“An effective plan has both of those elements. You obviously need to be able to measure the success of the plan, but you also need to measure where you are on the journey there,” says Jonathan. Strategic planning backed by meaningful KPIs and metrics is a journey that requires you to monitor not only where you’re headed but also how you’re progressing along the way.
The ROI of Efficient Execution
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Picking the right metrics and KPIs
A common pitfall in selecting metrics and KPIs is overemphasizing leading indicators at the expense of lagging ones. While leading metrics are essential for monitoring immediate progress, too many can lead to a tactical focus that misses the bigger picture.
Let’s continue the analogy of a fitness journey. Imagine diligently tracking your daily exercise routine in your quest to lose 20 pounds but neglecting to monitor your calorie intake. You might be exercising rigorously, but if you’re consuming excessive calories, your goal of shedding pounds remains elusive.
The same is true in a corporate context. Consider a marketing professional solely fixated on driving website traffic. While an increase in visitors is a positive sign, if those visitors don’t convert into paying customers, the overarching goal of revenue generation remains unfulfilled.
To avoid these pitfalls, Jonathan recommends a clear alignment between leading and lagging metrics. “If the leading metrics you choose don’t contribute to these overarching goals, you’re wasting your time,” he says. Ineffective plans often lack this alignment, either blurring the distinction between objectives and execution or drowning in activity-based metrics that fail to drive strategic success.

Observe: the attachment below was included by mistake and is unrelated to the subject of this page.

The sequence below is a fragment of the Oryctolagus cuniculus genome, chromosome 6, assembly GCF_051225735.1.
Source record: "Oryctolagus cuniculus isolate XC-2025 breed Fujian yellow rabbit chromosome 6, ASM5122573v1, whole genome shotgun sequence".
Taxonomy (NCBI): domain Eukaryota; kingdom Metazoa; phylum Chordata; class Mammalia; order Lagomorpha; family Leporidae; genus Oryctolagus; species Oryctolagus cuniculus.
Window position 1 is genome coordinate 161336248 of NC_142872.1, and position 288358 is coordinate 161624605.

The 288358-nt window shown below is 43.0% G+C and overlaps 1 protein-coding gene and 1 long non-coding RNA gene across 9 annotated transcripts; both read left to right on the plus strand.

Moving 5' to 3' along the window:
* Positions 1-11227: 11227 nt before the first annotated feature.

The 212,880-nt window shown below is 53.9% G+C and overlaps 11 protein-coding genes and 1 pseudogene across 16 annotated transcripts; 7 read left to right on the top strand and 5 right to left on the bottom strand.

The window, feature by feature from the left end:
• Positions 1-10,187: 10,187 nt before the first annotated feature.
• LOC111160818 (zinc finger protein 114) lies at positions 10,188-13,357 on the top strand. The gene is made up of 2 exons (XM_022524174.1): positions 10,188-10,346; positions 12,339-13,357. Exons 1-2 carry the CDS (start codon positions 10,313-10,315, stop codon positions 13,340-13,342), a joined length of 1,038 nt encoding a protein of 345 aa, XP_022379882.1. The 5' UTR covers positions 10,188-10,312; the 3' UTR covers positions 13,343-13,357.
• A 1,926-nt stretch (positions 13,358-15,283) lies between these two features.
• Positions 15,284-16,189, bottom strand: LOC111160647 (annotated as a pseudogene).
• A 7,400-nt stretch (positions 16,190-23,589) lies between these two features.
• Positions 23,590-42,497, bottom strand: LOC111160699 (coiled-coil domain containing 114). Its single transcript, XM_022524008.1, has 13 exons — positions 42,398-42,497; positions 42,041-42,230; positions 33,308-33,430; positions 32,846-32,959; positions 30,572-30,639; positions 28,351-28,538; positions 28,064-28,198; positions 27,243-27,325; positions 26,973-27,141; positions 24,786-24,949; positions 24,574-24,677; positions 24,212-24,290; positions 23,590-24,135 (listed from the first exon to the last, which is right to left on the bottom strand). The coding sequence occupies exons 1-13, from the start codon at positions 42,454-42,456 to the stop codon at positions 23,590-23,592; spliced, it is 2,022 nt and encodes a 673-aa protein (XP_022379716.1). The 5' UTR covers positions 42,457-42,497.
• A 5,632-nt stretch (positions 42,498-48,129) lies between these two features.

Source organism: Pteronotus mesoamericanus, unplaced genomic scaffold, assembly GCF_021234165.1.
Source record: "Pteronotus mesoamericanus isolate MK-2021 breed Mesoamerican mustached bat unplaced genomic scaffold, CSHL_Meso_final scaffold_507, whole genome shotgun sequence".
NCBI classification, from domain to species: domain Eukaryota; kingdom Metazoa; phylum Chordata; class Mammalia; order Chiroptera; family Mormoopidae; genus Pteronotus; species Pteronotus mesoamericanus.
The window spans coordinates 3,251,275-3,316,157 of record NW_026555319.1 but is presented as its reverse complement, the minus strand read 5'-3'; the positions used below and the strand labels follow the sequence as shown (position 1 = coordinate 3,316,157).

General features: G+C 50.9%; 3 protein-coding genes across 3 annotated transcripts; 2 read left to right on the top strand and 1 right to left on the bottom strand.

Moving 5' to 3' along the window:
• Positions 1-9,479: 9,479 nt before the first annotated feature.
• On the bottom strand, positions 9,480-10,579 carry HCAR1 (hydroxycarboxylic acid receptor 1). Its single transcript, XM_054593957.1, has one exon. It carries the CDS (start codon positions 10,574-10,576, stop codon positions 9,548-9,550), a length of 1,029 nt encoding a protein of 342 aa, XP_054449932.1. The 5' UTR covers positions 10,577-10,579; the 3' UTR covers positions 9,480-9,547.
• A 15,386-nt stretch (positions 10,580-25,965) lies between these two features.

“So plans that fail either don’t have that clear distinction between what you want to accomplish and how you’re going to accomplish it,” Jonathan says. “Or they just have all these activity-based metrics that ultimately don’t lead to where they want them to lead.”
By recognizing these common missteps and ensuring a strong correlation between selected metrics and strategic goals, organizations enhance their strategic planning and execution processes.
Measure the success of your KPIs AND strategy
When it comes to metrics and KPIs in strategic planning, the first hurdle many organizations face is spending too much time deciding which metrics to choose. Jonathan believes that it’s essential not to get overly bogged down by this decision despite its importance. What truly matters is getting started and ensuring that your chosen metrics serve one of three primary purposes: increasing, decreasing, or maintaining a certain value.